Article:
OREGON STATE UNIVERSITY

GVP Eruption Reports

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The Weekly Volcanic Activity Report is a cooperative project between the Smithsonian's Global Volcanism Program and the US Geological Survey's Volcano Hazards Program. Updated by 2300 UTC every Wednesday, these notices are preliminary and subject to change as events are studied in more detail. This is not a comprehensive list of eruptions during the week, but rather a summary of activity that meet selected criteria. Carefully reviewed, detailed reports are published monthly in the Bulletin of the Global Volcanism Network. The World Organization of Volcano Observatories (WOVO) website (http://www.wovo.org/) lists the regional volcano observatories that have the most authoritative data for many of these events.
Updated: 14 weeks 2 days ago

Katla (Iceland) - Report for 26 July-1 August 2017 - NEW

Tue, 08/01/2017 - 9:09pm

On 29 July the Iceland Met Office (IMO) reported that a glacial outburst flood (jökulhlaup) in the Múlakvísl river, SE of Katla, had begun, and a M 3 earthquake along with a few smaller earthquakes were located in the N part of the caldera. Nearby seismic stations detected tremor possibly linked to the flood, though a subglacial volcanic component was not ruled out. The Aviation Color Code was raised to Yellow, the second highest level on a four-color scale. The public was advised to stay away from the river; it was dark colored and had a sulfur odor. By 31 July the jökulhlaup had subsided with conductivity measurements and tremor slowly reaching normal levels. The Aviation Color Code was lowered to Green.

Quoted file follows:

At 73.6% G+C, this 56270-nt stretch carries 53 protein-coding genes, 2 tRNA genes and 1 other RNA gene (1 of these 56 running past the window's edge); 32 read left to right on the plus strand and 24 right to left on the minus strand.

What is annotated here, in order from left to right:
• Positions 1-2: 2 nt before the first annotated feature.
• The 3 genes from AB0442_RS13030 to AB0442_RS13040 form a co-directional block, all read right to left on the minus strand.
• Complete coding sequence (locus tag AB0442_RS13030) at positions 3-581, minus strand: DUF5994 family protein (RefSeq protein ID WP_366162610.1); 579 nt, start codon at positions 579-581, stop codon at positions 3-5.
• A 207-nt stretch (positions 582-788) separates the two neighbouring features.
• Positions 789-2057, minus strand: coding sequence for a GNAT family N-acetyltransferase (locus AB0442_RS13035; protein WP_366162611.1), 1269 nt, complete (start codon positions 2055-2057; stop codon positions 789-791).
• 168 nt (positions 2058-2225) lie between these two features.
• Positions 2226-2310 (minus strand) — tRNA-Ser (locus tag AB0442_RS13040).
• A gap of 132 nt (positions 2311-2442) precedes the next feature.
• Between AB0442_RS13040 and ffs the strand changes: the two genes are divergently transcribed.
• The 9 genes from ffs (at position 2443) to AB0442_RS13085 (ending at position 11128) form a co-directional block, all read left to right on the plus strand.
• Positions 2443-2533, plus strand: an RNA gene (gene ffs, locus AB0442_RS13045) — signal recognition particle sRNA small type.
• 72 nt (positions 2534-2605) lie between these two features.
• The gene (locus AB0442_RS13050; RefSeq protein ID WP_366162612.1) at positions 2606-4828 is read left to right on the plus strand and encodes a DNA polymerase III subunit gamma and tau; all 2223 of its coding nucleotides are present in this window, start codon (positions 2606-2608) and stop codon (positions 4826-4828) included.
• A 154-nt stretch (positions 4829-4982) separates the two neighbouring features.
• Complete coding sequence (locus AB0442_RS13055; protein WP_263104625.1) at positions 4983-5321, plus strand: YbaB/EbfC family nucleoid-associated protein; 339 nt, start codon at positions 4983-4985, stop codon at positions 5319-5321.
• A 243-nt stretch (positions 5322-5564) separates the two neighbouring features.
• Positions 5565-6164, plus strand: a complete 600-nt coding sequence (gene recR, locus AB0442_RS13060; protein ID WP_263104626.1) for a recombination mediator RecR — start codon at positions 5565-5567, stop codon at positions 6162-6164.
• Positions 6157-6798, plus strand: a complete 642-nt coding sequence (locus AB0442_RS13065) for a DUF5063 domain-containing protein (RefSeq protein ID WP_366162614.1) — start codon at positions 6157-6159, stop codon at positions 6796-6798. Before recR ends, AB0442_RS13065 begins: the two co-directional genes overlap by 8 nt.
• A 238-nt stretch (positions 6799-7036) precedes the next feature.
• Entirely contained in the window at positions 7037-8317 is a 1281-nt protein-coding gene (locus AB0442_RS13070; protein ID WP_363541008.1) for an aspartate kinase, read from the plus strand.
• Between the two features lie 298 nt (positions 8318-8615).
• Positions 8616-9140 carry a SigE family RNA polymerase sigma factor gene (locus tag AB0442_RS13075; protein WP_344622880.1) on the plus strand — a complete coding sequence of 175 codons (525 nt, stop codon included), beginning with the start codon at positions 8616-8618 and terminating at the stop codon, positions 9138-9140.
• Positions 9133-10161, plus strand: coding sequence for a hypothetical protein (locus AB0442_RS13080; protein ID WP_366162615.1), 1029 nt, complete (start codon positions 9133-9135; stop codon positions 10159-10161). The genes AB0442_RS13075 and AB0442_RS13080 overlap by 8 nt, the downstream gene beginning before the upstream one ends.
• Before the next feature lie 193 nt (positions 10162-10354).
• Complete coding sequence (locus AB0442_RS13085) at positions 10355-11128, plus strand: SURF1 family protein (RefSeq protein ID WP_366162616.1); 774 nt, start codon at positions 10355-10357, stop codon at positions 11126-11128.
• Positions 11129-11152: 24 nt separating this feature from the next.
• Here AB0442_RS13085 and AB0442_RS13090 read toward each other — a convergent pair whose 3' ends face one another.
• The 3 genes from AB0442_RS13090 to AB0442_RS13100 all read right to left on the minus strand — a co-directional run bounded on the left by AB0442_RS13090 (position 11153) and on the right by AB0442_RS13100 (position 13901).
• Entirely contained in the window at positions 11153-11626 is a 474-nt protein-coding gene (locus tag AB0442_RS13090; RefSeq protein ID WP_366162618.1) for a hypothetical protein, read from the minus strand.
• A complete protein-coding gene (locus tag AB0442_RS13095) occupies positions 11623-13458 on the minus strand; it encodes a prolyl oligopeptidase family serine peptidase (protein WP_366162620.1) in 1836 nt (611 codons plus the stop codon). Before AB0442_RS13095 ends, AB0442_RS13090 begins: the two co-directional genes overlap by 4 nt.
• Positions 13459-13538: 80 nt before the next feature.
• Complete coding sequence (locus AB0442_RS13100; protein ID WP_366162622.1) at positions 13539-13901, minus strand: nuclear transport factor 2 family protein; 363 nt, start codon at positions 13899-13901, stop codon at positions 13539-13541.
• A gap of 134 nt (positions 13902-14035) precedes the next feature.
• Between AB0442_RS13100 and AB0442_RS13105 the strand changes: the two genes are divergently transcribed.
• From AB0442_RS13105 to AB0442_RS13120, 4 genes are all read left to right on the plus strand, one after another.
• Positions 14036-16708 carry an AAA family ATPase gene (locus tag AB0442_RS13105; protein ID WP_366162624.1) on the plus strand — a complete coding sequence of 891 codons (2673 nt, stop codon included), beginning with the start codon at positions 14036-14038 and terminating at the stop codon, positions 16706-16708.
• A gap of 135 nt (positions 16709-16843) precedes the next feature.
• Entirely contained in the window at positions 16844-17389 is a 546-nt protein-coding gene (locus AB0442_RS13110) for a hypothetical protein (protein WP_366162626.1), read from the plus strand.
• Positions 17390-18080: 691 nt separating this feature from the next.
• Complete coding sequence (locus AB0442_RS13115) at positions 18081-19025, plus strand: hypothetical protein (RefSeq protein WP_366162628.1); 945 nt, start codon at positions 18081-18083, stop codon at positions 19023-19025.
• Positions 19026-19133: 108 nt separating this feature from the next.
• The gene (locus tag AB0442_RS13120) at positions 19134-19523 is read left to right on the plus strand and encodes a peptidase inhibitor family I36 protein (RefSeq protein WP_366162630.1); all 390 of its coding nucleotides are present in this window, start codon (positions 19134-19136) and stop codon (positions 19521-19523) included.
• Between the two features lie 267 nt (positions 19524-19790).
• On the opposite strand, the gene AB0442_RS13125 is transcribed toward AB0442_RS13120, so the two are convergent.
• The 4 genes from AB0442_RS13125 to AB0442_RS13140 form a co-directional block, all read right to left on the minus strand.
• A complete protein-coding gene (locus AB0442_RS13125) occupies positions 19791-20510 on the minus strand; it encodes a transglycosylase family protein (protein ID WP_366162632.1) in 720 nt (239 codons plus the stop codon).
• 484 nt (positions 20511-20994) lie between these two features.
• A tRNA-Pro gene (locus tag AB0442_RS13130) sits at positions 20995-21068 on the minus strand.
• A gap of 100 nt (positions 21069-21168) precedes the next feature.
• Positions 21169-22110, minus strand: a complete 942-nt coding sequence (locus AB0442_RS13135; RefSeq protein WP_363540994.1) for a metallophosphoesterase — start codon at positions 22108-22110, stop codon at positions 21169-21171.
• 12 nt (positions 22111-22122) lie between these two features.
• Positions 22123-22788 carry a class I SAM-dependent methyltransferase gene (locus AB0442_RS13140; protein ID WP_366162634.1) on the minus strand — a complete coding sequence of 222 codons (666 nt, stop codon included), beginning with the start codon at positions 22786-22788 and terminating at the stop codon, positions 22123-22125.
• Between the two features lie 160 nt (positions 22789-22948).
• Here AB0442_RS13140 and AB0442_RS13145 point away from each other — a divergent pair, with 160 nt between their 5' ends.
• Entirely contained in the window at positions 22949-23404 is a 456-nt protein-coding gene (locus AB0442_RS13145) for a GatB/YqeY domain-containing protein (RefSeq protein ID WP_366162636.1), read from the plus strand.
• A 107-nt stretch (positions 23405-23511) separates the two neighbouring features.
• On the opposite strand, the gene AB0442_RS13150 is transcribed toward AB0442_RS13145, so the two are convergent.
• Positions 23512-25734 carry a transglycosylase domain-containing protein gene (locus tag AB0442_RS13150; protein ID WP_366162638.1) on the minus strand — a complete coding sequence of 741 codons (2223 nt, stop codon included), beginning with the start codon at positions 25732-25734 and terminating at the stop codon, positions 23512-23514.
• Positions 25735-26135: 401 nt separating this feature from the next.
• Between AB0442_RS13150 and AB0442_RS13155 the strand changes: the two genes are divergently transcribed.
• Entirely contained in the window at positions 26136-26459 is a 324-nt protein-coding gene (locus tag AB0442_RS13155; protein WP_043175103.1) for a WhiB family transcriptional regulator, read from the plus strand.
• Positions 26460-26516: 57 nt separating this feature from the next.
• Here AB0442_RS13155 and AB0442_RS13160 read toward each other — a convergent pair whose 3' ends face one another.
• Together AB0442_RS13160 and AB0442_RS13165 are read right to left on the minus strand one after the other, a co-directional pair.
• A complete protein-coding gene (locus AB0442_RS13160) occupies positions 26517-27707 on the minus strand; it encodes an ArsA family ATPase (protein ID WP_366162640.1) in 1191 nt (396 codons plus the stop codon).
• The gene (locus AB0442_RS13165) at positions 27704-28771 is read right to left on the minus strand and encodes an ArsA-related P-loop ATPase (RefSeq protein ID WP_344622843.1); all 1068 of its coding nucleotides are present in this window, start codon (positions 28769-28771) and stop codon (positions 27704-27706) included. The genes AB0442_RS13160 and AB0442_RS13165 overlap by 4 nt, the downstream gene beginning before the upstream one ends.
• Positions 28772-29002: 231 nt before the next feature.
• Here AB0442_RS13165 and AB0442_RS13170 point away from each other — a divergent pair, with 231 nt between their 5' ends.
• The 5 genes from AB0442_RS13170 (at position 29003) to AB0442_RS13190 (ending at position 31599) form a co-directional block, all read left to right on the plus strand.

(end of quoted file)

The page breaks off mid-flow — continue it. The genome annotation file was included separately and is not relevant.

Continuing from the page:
Source: Icelandic Met Office

Moyorodake [Medvezhia] (Japan - administered by Russia) - Report for 26 July-1 August 2017 - NEW

Tue, 08/01/2017 - 9:09pm